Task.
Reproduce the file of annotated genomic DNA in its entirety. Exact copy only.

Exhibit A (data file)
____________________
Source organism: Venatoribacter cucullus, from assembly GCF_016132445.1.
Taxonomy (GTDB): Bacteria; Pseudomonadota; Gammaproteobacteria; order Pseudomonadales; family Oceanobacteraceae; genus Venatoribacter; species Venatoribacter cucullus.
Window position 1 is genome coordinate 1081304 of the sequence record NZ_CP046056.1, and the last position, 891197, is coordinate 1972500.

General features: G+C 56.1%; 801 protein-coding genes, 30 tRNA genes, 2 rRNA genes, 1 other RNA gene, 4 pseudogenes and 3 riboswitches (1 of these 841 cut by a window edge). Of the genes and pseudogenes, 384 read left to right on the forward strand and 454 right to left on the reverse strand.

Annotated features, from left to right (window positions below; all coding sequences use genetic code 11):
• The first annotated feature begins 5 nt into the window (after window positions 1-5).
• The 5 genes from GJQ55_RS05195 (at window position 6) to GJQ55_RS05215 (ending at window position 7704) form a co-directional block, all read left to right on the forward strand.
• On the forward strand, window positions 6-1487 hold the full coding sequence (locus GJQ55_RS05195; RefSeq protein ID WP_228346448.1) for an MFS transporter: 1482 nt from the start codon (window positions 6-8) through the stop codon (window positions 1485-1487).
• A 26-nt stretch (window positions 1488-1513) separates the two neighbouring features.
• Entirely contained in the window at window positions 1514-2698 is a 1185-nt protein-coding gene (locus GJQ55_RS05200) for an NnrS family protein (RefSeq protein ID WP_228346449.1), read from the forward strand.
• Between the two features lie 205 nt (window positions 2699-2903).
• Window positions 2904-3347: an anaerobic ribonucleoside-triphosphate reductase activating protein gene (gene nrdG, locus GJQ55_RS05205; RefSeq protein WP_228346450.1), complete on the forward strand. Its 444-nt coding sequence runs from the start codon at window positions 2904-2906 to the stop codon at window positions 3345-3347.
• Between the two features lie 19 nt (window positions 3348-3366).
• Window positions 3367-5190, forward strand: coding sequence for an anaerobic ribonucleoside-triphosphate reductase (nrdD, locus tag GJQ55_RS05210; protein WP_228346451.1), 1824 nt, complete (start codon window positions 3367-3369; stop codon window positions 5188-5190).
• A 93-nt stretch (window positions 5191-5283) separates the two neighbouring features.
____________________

Source organism: Venatoribacter cucullus, from assembly GCF_016132445.1.
Taxonomy (GTDB): Bacteria; Pseudomonadota; Gammaproteobacteria; order Pseudomonadales; family Oceanobacteraceae; genus Venatoribacter; species Venatoribacter cucullus.
Window position 1 is genome coordinate 1081304 of the sequence record NZ_CP046056.1, and the last position, 891197, is coordinate 1972500.

General features: G+C 56.1%; 801 protein-coding genes, 30 tRNA genes, 2 rRNA genes, 1 other RNA gene, 4 pseudogenes and 3 riboswitches (1 of these 841 cut by a window edge). Of the genes and pseudogenes, 384 read left to right on the forward strand and 454 right to left on the reverse strand.

Annotated features, from left to right (window positions below; all coding sequences use genetic code 11):
• The first annotated feature begins 5 nt into the window (after window positions 1-5).
• The 5 genes from GJQ55_RS05195 (at window position 6) to GJQ55_RS05215 (ending at window position 7704) form a co-directional block, all read left to right on the forward strand.
• On the forward strand, window positions 6-1487 hold the full coding sequence (locus GJQ55_RS05195; RefSeq protein ID WP_228346448.1) for an MFS transporter: 1482 nt from the start codon (window positions 6-8) through the stop codon (window positions 1485-1487).
• A 26-nt stretch (window positions 1488-1513) separates the two neighbouring features.
• Entirely contained in the window at window positions 1514-2698 is a 1185-nt protein-coding gene (locus GJQ55_RS05200) for an NnrS family protein (RefSeq protein ID WP_228346449.1), read from the forward strand.
• Between the two features lie 205 nt (window positions 2699-2903).
• Window positions 2904-3347: an anaerobic ribonucleoside-triphosphate reductase activating protein gene (gene nrdG, locus GJQ55_RS05205; RefSeq protein WP_228346450.1), complete on the forward strand. Its 444-nt coding sequence runs from the start codon at window positions 2904-2906 to the stop codon at window positions 3345-3347.
• Between the two features lie 19 nt (window positions 3348-3366).
• Window positions 3367-5190, forward strand: coding sequence for an anaerobic ribonucleoside-triphosphate reductase (nrdD, locus tag GJQ55_RS05210; protein WP_228346451.1), 1824 nt, complete (start codon window positions 3367-3369; stop codon window positions 5188-5190).
• A 93-nt stretch (window positions 5191-5283) separates the two neighbouring features.